There is a clock on the wall of the cabin that reads 6:52 AM. The second hand rests just about an inch from the minute hand in absolute stillness. According to that clock it has been 6:52 AM since we arrived here two Thursdays past. I suppose I could put a battery in it if I was so inclined. We have a box of them in the refrigerator, but I don’t care. I like that clock just how it is.
My children don’t care either. Two nights ago I gave Peyton a kiss and told him good night. He looked at me and told me he couldn’t wait to get up in the morning. He loved waking up. He loves being alive. Maybe it’s because when he wakes up his choices are full of adventure. Things like exploring remote creek beds with intermittent pools of water and finding abandoned wild hog remains or picking wildflowers or wild blackberries with his family are what he looks forward to. He doesn’t think about what time it is, he only cares about life and living each moment to the fullest.
The other day I went with granddaddy to scout for Wild Blackberries, last year there was a drought and they are harder to find this year than in the past. More than that, it had been almost nine years since I last picked wild blackberries with Chelsea and I couldn’t remember what the bush looked like. Chelsea and I have made a list of adventure that we want to experience with Trek and our family before we leave Texas and picking Wild Blackberries was on it. I left without telling anyone really. Chelsea knew where I went, but no one else. I was gone only for half an hour and I learned that the bush had a red stalk with tiny briars along it. The leaves are green and shaped with razors along their edge and the berries grow along a vine. When I returned Peyton sat outside with tears in his eyes because I had been gone. He didn’t know what time it was, he was crying because I had spent time away from him, time he would have rather spent with me. I scooped him up in my arms and told him that I should have asked him if he wanted to come, that I was sorry and I would never do it again. I meant it. He slowly nodded with and his bright blue eyes that shimmered as the sunlight bounced off his wet eyes.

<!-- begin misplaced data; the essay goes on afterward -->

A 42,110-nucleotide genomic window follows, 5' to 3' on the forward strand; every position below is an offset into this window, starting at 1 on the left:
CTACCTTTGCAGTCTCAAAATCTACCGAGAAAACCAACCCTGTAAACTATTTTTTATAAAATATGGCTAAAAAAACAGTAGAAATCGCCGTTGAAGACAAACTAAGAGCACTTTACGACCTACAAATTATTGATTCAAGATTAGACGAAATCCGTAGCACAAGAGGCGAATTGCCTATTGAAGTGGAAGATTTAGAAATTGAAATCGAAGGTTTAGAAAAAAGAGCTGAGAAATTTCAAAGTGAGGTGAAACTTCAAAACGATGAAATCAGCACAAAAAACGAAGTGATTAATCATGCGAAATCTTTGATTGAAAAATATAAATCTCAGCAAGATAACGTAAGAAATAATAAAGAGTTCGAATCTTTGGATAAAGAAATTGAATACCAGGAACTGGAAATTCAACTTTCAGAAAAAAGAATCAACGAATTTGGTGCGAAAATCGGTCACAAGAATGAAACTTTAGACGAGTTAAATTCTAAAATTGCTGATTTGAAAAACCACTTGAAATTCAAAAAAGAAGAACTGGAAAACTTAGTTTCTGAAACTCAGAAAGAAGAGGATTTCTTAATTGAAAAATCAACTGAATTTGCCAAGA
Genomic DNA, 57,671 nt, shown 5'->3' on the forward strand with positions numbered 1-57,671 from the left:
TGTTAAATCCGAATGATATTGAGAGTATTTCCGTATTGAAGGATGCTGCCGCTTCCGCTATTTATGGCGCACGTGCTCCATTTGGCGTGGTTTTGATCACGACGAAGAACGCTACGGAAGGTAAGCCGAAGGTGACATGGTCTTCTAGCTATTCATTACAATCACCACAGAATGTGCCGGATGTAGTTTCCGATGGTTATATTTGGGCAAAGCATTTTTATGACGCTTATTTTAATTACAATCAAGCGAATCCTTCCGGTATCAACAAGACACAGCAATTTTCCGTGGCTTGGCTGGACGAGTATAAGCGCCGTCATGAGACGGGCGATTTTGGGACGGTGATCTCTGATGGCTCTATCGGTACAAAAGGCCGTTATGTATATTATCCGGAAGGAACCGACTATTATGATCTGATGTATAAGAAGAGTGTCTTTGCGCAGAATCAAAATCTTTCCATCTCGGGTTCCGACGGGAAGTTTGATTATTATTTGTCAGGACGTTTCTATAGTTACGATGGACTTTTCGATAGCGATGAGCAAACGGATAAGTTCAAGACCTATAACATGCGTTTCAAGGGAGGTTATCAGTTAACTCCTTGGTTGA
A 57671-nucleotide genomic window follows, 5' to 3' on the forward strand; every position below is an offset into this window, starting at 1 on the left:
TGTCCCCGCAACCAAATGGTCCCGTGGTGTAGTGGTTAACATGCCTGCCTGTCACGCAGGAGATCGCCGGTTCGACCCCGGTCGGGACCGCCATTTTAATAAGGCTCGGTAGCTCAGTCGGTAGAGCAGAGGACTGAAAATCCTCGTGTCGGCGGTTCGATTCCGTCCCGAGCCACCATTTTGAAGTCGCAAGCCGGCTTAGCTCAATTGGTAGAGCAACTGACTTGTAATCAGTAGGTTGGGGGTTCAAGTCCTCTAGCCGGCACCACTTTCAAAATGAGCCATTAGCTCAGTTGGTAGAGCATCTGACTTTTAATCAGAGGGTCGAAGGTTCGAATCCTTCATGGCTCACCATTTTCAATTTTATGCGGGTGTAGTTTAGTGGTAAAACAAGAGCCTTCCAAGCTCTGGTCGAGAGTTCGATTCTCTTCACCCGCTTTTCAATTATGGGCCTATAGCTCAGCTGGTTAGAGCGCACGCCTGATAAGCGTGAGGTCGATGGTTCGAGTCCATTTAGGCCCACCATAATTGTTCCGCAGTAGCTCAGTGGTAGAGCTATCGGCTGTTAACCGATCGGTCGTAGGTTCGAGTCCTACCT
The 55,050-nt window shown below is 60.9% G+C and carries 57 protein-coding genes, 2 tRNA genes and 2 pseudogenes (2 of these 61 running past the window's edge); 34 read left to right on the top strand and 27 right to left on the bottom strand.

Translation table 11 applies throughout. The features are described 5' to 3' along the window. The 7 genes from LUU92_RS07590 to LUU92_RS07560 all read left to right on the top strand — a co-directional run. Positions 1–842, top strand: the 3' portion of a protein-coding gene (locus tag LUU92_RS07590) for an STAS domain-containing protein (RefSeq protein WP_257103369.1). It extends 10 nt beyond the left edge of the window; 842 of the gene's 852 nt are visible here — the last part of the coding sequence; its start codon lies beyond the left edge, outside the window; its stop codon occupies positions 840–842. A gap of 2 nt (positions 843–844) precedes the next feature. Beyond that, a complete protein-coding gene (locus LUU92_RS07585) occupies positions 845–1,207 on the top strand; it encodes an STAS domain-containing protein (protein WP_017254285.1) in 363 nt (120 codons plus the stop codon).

To the passive observer it may seem like time has never mattered less in the Ingram family. Our only clock is broken and our cell phones often sit without charge lost in random places throughout the house. There is nowhere we have to be and nothing we have to do. There is no schedule, there are adventures that we want to have or people we would like to see. To me, time has never mattered more in the Ingram house only where as before we were slaves to it’s mastery over us now we are free to fill it with only that which is important to us.
Deep and encouraging thoughts….love it! Thanks for sharing! See you tomorrow (maybe, at some time).
very poignant and so true…love you
When I went on the Emmaus Walk I had to leave my watch & phone in the car. I have not worn the watch since & that was over a year ago. We need to put things in perspective & family is right up there. Love you guys. Granny
Love this! I especially love that you do keep your promises to your boys and Chelsea…they are truly lucky to have you! I know that when you told Peyton you would never do that again and would always ask that you really did mean it…they have such a trust for you and Chelsea that most kids do not. Thank you for sharing! I could learn a thing or two from you guys for sure:) love you
Wow, this shook my day. It helped me release my tight grip to the expectations and plans I was stressing to accomplish. I might need to come back and read this from time to time. Much love to your family. I sure miss Chelsea!
Love the last line…beautiful 🙂
I love this post. we should all live this way all of the time. sending love and aloha from Maui
Thanks everyone for the kind words.